The Climb: Ode to Ros

Book fans back off, Ros is a gem

Controversy and book canon be damned, Ros was fantastic

//Spoilers// Game of Thrones doled out it bleakest episode yet, and left me in a livid, seething rage. I. AM. FURIOUS!

Game of Thrones just killed one of my favourite characters on the show, and in a very poor fashion at that, so I’m going to break with form and devote this review to Ros, the magnificent redheaded whore and the writing (good and bad) on Game of Thrones.

First things first, I liked the Climb as an episode. It was a nice slice of nastiness, and certainly one of the darkest turns on the show at that point in the show (Oh God, episode 9!). However, the virtues of the episode were soured by that grisly murder of Ros.

Ros wasn’t exactly a beloved character, especially amongst the book fans, because she wasn’t lifted from the source material. However, most of the controversy was sparked by the fact that she was blatantly a device for the show to meet HBO’s tit quota – I’m sure it’s an actual thing.

Then something happened come season 2. Benioff and Weiss, it seemed, had finally pinned down the concept of the character as something more than a plot and tit device. She flashed less and Esmé Bianco got to flex her acting chops properly. To great effect I might add, the actress has a wonderful presence.

The Naked Plot Device

As a plot device, Ros is a stroke of genius, even in season 1. Theon showed how bitter he really is when he got naked with her, and in Littlefinger’s case, her scene with him in season 2 illustrated his depravity much better than backstabbing Ned ever did. And of course, who can forget her threesome with Joffrey, a scene that took the monstrous boy king to the next level. To take the character and run with it was a great decision on Benioff and Weiss’ part. By fleshing out her character, they anchored the horror of the awful things she was witness to.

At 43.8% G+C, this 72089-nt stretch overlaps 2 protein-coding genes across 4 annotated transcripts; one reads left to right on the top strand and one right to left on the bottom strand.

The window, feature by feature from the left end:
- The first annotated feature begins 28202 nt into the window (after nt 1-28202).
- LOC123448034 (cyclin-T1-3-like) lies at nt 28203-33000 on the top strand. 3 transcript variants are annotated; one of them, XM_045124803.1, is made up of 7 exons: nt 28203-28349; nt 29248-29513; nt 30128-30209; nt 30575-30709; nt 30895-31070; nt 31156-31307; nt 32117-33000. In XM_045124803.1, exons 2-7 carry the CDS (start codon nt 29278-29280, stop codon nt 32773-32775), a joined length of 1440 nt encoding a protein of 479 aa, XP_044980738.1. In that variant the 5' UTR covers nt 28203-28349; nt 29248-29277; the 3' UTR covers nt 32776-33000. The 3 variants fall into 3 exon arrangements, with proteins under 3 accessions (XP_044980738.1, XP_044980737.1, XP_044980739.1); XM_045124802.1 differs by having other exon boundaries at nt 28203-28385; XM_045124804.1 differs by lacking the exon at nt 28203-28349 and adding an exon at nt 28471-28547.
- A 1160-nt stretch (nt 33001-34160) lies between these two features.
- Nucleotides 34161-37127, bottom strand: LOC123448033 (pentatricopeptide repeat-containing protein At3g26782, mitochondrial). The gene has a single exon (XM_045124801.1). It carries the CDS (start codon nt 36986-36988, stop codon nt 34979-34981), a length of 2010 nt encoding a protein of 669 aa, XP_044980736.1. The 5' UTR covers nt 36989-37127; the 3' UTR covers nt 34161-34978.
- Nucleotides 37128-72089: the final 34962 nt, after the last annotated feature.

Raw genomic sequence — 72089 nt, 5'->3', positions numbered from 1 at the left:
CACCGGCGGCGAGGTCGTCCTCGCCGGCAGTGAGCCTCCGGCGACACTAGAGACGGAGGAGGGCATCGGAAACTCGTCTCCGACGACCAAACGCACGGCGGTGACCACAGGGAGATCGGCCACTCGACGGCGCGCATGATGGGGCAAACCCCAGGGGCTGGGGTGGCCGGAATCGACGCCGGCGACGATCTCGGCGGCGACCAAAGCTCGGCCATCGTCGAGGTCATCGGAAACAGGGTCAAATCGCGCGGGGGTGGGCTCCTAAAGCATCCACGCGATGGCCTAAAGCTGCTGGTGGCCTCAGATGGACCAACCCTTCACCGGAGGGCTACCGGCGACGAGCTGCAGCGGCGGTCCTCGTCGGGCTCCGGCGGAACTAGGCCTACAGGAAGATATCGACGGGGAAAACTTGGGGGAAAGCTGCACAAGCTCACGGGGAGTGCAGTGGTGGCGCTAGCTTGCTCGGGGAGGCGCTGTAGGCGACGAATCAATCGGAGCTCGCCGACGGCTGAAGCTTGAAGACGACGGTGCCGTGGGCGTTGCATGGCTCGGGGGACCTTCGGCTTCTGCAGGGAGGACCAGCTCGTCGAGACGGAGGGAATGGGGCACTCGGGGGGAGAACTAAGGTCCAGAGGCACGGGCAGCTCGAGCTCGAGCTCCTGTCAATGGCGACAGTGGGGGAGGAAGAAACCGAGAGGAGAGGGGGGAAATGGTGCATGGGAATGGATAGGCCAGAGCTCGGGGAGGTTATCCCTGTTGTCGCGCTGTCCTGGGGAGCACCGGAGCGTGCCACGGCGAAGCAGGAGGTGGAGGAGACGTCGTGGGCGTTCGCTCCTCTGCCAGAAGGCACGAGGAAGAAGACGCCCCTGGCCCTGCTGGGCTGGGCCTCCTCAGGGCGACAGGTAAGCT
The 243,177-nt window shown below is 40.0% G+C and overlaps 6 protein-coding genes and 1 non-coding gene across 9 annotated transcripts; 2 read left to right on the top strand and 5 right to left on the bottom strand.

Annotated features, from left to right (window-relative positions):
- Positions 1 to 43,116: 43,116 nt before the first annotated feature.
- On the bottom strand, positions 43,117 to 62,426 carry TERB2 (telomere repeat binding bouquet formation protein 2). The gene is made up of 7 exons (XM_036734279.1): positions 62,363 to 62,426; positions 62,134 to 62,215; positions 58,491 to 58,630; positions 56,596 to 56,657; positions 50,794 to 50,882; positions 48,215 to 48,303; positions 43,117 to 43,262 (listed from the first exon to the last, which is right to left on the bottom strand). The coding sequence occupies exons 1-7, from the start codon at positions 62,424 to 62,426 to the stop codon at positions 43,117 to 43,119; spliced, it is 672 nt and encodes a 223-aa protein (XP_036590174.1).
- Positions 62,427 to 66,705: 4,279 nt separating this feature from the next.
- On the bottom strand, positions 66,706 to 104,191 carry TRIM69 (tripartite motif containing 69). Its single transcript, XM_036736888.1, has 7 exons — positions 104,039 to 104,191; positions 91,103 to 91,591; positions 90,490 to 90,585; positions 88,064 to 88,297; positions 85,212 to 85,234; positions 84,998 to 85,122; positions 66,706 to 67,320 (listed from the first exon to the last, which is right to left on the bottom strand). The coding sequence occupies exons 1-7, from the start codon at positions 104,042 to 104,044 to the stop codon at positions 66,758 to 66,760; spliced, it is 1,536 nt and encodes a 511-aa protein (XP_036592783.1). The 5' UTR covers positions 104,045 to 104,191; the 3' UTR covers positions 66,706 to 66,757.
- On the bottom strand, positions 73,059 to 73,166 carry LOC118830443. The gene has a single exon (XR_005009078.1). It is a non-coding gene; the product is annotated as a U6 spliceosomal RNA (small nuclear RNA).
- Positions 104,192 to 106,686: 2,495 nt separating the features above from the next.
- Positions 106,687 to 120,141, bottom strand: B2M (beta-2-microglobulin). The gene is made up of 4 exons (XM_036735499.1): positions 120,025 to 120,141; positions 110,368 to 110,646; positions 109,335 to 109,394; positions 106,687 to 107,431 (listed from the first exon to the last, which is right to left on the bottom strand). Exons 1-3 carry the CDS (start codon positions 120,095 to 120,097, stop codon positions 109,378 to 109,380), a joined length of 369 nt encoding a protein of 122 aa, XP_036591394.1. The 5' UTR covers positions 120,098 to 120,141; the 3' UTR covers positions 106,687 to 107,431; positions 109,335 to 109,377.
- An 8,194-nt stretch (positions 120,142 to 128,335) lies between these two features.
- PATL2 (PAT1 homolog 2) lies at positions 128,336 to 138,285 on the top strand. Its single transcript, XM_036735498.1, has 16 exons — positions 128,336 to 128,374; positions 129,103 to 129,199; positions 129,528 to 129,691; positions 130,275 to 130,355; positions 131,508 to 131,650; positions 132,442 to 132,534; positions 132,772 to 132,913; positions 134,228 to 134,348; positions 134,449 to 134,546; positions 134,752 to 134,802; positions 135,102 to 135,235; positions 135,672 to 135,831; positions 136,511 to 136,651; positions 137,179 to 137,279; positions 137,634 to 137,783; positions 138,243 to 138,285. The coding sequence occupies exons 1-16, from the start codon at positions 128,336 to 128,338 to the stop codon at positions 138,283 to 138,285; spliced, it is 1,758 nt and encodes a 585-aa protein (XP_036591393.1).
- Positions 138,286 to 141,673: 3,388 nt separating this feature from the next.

Scenes like this was what justified Ros' screentime

Scenes like this was what justified Ros’ screentime

It also served another purpose that is quite close to my heart. They gave a name, a face and a voice to the multiple random sex workers on the show. You see this so often in the media, and it’s actually nice to see a prostitute who’s more than a set of orifices. Ros does this better than Chataya did in the books, and much better than Shae, who we’ve never actually seen as much of a whore. Ros’ ‘whorishness’ isn’t played down, we see her flagrante so many times, and yet she remains a sympathetic and interesting character, and respected too. At least until The Climb. Because Benioff and Weiss doesn’t respect their own creation in this episode, and I’m furious they screwed it up so badly.

So what’s wrong with pincushions? 

Let me just be clear here, it’s not about the fact that she was killed. It’s not even about the extremely disturbing nature of her murder, though a lot can be said of that. My big issue with this is the fact that Benioff and Weiss killed her off in such a random manner. Sure, she was a minor character, but plenty of minor characters have had a great exit on the show, like Maester Luwin’s devastating death or Yoren’s badass and brutal end. Ros wasn’t even in the episode before she showed up like a pincushion in Joffrey’s chambers.

Was it seriously too much work to include just one scene of her getting confronted by Littlefinger? Or if they wanted to keep her death under wraps till the last moment, why not just a small scene to refresh the emotional link with her character before she’s strung up like meat at the butcher? Well at least we didn’t get to see Joffrey murder her, just saw the aftermath. Small mercy.

Game of Thrones do not shy away from brutality, and in many ways I enjoy that. It doesn’t sugar coat the violence – it’s an ugly thing. However, this death felt too cruel, and yes, the overtly sexual nature of her murder is deeply unpleasant. Do we really need to see her nipples? Or that Joffrey has used her vag as a target?

It doesn’t really serve a proper narrative point either. Sure, Joffrey is shown like a monster again, but we already knew that, and we knew it from a scene with Ros too. We don’t need it spelled out again. Instead, Ros’ murder just feels like a frankly lazy and convenient discard of a character that I at least (and a lot of others too judging from the internet reactions) have come to care a lot about.

Not well played Benioff and Weiss.

Now, let’s finish of with a video from Ros’ innocent, sexposition beginnings, if only she’d been headed towards better things

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